It is indefensible that Africa’s poorest people are paying among the world’s highest prices for energy: a woman living in a village in northern Nigeria spends around 60 to 80 times per unit more for her energy than a resident of New York City or London. Changing this is a huge investment opportunity. Millions of energy-poor, disconnected Africans, who earn less than US$2.50 a day, already constitute a US$10-billion yearly energy market.
What would it take to expand power generation and finance energy for all?
We estimate that investment of US$55 billion per year is needed until 2030 to meet demand and achieve universal access to electricity. One of the greatest barriers to the transformation of the power sector is the low level of tax collection and the failure of governments to build credible tax systems. Domestic taxes can cover almost half the financing gap in Sub-Saharan Africa. Redirecting US$21 billion spent on subsidies to wasteful utilities and kerosene to productive energy investment, social protection and targeted connectivity for the poor would show that governments are ready to do things differently. I urge African leaders to take that step.
Additional revenues can be mobilized by stemming the haemorrhage of finance lost through illicit financial transfers, narrowing opportunities for tax evasion and borrowing cautiously on bond markets. Aid must play a supportive, catalytic role. Global and African investment institutions already see the growth and revenue prospects of African infrastructure in a world where demand is slowing in developed countries.
Reforming energy utilities is also key. Long-term national interest must override short- term political gain, vested interests, corruption and political patronage. Energy-sector governance and financial transparency will help bring light in the darkness. Energy entrepreneurs can join the reformed utilities in investing revenues and energy funds in sustainable power that saves the planet and pays steady dividends. Some countries in the region are already at the front of the global trend of climate-resilient, low-carbon development, including Ethiopia, Ghana, Kenya, Nigeria and South Africa.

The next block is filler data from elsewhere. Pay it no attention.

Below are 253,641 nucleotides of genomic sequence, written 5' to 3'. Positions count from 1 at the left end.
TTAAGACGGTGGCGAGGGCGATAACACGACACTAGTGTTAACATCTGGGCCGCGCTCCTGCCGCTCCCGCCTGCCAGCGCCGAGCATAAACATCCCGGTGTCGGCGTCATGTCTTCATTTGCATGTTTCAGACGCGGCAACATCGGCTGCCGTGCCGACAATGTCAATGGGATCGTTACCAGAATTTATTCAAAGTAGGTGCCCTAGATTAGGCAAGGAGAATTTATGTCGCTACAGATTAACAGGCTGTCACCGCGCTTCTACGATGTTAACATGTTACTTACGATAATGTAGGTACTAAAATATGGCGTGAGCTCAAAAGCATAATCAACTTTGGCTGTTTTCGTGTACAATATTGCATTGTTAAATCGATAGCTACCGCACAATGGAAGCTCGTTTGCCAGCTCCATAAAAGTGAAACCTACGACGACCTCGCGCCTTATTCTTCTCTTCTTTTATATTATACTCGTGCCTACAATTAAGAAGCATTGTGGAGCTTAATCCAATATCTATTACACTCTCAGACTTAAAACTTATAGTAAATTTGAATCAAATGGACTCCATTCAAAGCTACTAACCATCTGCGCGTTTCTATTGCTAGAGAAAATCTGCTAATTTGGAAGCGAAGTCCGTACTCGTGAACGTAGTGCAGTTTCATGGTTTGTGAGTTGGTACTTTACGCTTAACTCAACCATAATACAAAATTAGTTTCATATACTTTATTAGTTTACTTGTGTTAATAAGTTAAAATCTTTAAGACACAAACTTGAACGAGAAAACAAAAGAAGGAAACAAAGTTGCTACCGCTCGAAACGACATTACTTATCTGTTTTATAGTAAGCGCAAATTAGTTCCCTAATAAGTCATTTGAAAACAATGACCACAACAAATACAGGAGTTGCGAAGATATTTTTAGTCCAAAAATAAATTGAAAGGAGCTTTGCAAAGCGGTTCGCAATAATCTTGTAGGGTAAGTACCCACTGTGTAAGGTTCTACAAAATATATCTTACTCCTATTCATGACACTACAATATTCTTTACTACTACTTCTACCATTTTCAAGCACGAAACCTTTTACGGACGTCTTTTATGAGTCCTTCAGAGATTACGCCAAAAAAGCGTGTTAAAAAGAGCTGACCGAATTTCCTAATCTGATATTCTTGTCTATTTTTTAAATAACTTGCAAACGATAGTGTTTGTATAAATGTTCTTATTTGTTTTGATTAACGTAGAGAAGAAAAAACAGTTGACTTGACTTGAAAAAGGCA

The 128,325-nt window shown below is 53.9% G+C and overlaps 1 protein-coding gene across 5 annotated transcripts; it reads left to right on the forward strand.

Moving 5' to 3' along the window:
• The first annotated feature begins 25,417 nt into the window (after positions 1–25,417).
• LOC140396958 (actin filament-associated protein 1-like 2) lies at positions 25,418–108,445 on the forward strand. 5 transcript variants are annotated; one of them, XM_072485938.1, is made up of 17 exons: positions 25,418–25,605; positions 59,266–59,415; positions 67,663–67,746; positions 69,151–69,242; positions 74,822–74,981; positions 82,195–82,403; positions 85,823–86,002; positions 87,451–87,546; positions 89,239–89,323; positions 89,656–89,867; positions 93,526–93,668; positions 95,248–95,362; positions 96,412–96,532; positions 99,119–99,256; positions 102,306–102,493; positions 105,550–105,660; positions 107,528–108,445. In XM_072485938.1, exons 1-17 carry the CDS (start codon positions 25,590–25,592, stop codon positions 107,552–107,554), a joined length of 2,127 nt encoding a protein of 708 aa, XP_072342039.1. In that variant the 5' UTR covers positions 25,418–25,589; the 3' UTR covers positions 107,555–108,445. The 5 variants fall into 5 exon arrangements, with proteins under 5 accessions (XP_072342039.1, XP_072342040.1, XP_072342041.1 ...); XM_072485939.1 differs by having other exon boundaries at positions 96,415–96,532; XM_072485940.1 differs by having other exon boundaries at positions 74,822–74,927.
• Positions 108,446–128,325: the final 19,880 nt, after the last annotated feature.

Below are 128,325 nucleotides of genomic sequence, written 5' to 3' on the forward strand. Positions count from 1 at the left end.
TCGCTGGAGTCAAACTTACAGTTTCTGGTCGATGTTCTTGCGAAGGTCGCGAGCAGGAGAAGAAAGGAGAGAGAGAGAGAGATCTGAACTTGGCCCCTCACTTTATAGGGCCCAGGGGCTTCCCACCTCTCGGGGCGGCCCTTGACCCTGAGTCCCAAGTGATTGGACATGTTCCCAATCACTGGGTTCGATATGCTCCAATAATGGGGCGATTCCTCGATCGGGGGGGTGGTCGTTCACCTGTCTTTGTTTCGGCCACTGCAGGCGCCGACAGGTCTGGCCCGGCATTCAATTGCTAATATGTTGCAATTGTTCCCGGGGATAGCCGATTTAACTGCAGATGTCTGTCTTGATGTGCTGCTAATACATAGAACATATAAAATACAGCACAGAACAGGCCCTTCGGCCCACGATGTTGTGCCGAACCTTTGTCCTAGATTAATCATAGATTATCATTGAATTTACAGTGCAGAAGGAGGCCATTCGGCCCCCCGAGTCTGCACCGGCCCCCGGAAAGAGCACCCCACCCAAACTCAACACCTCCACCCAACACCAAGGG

Better and more accessible energy can also power up Africa’s agriculture. Governments should take advantage of “triple-win” adaptation opportunities that integrate social protection with climate-smart strategies to raise agricultural productivity and to develop rural infrastructure, including crop storage, agro-processing and transport, cutting poverty while strengthening international efforts to combat climate change.
Actions taken by African leaders are essential, and so are actions by the world.
The 2015 summits provide a platform for deepening international cooperation and providing a down-payment on measures with the potential to put Africa on a pathway towards an inclusive low-carbon energy future and the world on a pathway to avoid climate catastrophe. All countries stand to lose if we fail to achieve the international goal of restricting global warming to below 2 degrees C above pre-industrial levels. Africa will lose the most.
Governments in the major emitting countries should place a stringent price on emissions of greenhouse gases by taxing them, instead of continuing effectively to subsidize them, for example by spending billions on subsidies for fossil-fuel exploration. The political power of multinational energy companies and other vested interest groups is still far too strong.
Unlocking Africa’s energy potential and putting in place the foundations for a climate-resilient, low-carbon future will require ambitious, efficient and properly financed multilateral cooperation. As we show in this report, the current global climate finance architecture fails each of these credibility tests.
The window of opportunity for avoiding climate catastrophe is closing fast. The only promises that matter at the Paris climate summit are those that are kept. Africa’s leaders must rise to the challenge. They are the voice of their citizens in the climate talks – and that voice must be heard. Social movements, business leaders, religious leaders of all faiths and the leaders of the world’s cities can join governments and create an irresistible force for change to win the war against poverty and avert climate catastrophe.
Future generations will surely judge this generation of leaders not by principles they set out in communiqués but by what they actually do to eradicate poverty, build shared prosperity and protect our children and their children from climate disaster.
Let us act now and act together.
Former United Nations Secretary General Kofi Annan chairs the Africa Progress Panel.